# [music-dsp] crossover filters for compressor

robert bristow-johnson rbj at audioimagination.com
Thu Mar 22 22:28:10 EDT 2007

```> ----- Original Message -----
> From: "Peter Schoffhauzer" <scoofy at inf.elte.hu>
> To: "A discussion list for music-related DSP" <music-dsp at music.columbia.edu>
> Subject: Re: [music-dsp] crossover filters for compressor
> Date: Fri, 23 Mar 2007 01:36:42 +0100
>
>
> I know that you realized that error, I just made a proof that those two are
> equivalent (and not to offend you in any way :)

i'm not offended.  i just knew i screwed up (after i was confident i did not) and then (from your response) did not understand that you understood that i understood (??!!) that i screwed up and where i screwed up.

> By the way I respect your knowledge in this field, which I think is far
> vaster than mine.

i wasn't trying to one-up anyone.  i was just so sure that i did it right (and your expression either had to be wrong or equivalent to mine) until i saw that i did it wrong.  that's embarassing when i post it as a cookbook recipe.

so, just to be clear:

======================================

for an Nth order Butterworth LPF or HPF, one can cascade floor(N/2) biquad LPF or HPF sections in the cookbook, set f0 (and w0) to be the same for all sections and set the Q for each according to

1/Q =  = 2*sin( (pi/N)*(n + 1/2) )

where n is the section number and  0 <= n < floor(N/2).

since alpha = sin(w0)/(2*Q) in the cookbook, then

alpha = sin(w0) * sin( (pi/N)*(n + 1/2) )     0 <= n < floor(N/2)

this works for even or odd N.  but for odd N, there still needs to be an additional 1st-order section where the normalized s-plane pole is at -1.  i think that section will look like

H(z) = (b0 + b1*z^-1) / (a0 + a1*z^-1)

where

b0 = b1 = sin(w0)
a0 = sin(w0) - cos(w0) + 1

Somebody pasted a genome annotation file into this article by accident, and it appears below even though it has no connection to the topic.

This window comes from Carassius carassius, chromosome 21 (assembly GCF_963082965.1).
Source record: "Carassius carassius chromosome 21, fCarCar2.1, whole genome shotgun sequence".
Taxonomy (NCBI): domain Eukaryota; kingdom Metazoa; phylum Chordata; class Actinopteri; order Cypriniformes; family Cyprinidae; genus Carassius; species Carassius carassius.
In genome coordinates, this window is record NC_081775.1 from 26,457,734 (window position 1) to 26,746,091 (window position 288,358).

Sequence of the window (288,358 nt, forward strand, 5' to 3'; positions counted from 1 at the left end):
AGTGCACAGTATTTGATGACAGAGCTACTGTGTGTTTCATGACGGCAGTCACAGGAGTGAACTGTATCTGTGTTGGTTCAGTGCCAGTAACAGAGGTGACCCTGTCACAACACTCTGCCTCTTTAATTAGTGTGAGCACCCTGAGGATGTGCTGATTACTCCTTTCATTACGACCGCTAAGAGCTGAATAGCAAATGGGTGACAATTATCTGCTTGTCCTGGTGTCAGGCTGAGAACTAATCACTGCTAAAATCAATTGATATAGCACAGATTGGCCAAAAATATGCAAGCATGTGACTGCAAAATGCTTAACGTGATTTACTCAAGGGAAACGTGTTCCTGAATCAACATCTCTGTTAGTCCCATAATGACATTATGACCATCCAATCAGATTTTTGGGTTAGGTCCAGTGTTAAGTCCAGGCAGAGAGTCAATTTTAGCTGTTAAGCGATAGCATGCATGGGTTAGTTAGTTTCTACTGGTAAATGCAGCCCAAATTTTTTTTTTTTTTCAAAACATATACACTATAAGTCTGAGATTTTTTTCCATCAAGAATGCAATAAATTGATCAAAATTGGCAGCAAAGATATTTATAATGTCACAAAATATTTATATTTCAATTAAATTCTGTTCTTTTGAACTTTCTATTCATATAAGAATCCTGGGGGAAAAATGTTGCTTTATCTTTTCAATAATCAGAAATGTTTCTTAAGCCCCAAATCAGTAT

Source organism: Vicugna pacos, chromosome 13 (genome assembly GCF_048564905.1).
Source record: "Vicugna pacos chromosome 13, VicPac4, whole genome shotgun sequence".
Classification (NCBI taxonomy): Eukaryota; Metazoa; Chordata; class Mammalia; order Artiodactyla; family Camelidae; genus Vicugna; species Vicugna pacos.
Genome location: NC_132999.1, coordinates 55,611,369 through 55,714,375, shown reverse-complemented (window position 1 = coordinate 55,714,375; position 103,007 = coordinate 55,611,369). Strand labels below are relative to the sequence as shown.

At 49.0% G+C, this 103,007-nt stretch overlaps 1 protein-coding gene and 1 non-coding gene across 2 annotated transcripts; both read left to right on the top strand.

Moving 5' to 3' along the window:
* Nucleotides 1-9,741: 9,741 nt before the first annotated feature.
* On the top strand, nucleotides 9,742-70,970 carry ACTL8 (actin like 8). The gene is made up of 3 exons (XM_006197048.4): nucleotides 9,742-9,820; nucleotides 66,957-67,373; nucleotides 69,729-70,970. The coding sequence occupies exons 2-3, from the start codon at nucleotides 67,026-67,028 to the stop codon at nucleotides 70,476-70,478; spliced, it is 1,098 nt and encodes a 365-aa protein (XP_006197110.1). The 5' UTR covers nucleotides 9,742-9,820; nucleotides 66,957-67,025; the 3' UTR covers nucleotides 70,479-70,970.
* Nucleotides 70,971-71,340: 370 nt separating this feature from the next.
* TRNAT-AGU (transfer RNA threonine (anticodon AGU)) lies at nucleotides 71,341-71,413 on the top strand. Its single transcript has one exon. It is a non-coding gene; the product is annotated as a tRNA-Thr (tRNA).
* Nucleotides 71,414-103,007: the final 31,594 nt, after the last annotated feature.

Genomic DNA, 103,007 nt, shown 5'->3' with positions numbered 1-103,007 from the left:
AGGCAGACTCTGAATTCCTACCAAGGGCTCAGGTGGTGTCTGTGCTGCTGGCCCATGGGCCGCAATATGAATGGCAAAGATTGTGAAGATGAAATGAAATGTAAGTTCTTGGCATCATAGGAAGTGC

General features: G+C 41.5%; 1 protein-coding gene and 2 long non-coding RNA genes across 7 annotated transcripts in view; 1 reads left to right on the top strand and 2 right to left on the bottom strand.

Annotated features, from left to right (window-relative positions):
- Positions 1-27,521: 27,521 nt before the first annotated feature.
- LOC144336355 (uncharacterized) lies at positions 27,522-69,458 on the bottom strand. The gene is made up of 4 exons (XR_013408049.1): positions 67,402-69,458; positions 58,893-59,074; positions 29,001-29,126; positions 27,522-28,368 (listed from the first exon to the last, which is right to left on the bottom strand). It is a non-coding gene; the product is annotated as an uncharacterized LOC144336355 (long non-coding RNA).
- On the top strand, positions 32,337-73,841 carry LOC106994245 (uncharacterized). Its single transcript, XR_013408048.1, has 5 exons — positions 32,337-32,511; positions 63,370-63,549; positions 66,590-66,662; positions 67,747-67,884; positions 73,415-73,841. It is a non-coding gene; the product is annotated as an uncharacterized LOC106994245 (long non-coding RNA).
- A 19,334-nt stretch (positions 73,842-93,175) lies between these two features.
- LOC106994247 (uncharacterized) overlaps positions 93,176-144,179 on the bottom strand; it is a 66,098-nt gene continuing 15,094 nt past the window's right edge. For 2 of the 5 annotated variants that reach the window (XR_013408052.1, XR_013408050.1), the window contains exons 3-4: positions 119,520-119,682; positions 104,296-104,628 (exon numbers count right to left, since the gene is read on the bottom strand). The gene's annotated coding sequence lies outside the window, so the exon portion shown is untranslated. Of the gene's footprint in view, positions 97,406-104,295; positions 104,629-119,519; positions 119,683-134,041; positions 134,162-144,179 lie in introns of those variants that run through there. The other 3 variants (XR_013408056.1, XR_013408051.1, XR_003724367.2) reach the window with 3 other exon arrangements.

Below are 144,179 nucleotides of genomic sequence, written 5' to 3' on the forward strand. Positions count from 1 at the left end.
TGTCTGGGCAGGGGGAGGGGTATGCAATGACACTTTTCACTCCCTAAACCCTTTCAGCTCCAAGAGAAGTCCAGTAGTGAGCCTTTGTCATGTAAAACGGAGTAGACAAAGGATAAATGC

a1 = sin(w0) - cos(w0) - 1

no Q or alpha term.  i think that's safely correct.  it can be carved into stone (someone please lettuce know if this is messed up).  to implement, the a0 term has to be normalized to 1. (some people like it if the tan(w0/2) is left in there, but i find tan(.) to be a sorta bitch computing with a power series, particularly in fixed point.)  all this futzing around for stupid odd-order Butterworth.

======================================

maybe someday i'll post a formulae for using the cookbook for Tchebyshev and Inverse Tchebyshev (somethimes called Chebyshev Type 1 and Type 2).

>  > Peter, i know they're the same.  i also know that my
>  > original that had the "cos" substituting for the "sin"
>  > was in error.  i immediately posted when i realized
>  > the error. i was being fecitious in answering
>  > your "Are you sure?" question.  check the
>  > answer to it.  my mistake is simply that of:
> >
> >      p_n = exp(j*(pi/2 + pi/(2N) + n*pi/N))      for 0 <= n < N
> >
> > (up to here it's correct.)  now:
> >
> >  2*Re{p_n} = 2*cos(pi/2 + pi/(2N) + n*pi/N)
> >    = 2*(cos(pi/2)*cos(pi*(1+2n)/(2N)) - sin(pi/2)*sin(pi*(1+2n)/(2N)))
> >    = 2*(   1     *cos(pi*(1+2n)/(2N)) -    0     *sin(pi*(1+2n)/(2N)))
> >    = 2*cos(pi*(1+2n)/(2N))
> >
> > so what did i do wrong?  (or another question is: how many things did i do
> > wrong?)
>
> I think the only error here is the sin/cos(pi/2) substitution.

i forgot to include the other mistake.

> However, a few
> things are not totally clear to me (for example why "twice the real part of
> the normalized pole is 1/Q").

THAT's the other mistake.  1/Q is twice the *negative* of the real part of the normalized pole (reason shown below).  that compoundment of mistake let me accept the cos(.) term as reasonable since i knew that 1/Q is positive.  had i not made the 2nd mistake, i would have seen right away that the -2*cos(.) term had to be wrong.

> I calculated my equation using the general form
> of the Butterworth polynomials by realizing the relationship between 1/Q and
> the s coefficient:
>
>    B_n(s) = product(n=1..N/2, s^2 - 2*s*cos(pi*(2*n+N-1)/2*N) + 1)
>
> The coefficient gives 1/Q directly, I just simplified it.

we know two things (normalized w0):

H(s) = (some numerator) / (1 + s/Q + s^2)

and

H(s) = (possibly some other numerator) / ( (s-p)*(s-conj(p))

= (...) / ( s^2 - (p + conj(p))*s + p*conj(p) )

= (...) / (s^2 - 2*Re{p}*s +|p|^2 )

since we're saying that p is a normalized pole, that means that |p|=1.  equate the two and

1/Q = -2*Re(p)

if we were to do this more legit, replace every normalized "s" with "s/w0" and you will see that

|p| = w0

and

1/Q = -2*Re{p}/|p|

if the horse wasn't dead before, this should have finished it off.

--

r b-j                  rbj at audioimagination.com

"Imagination is more important than knowledge."

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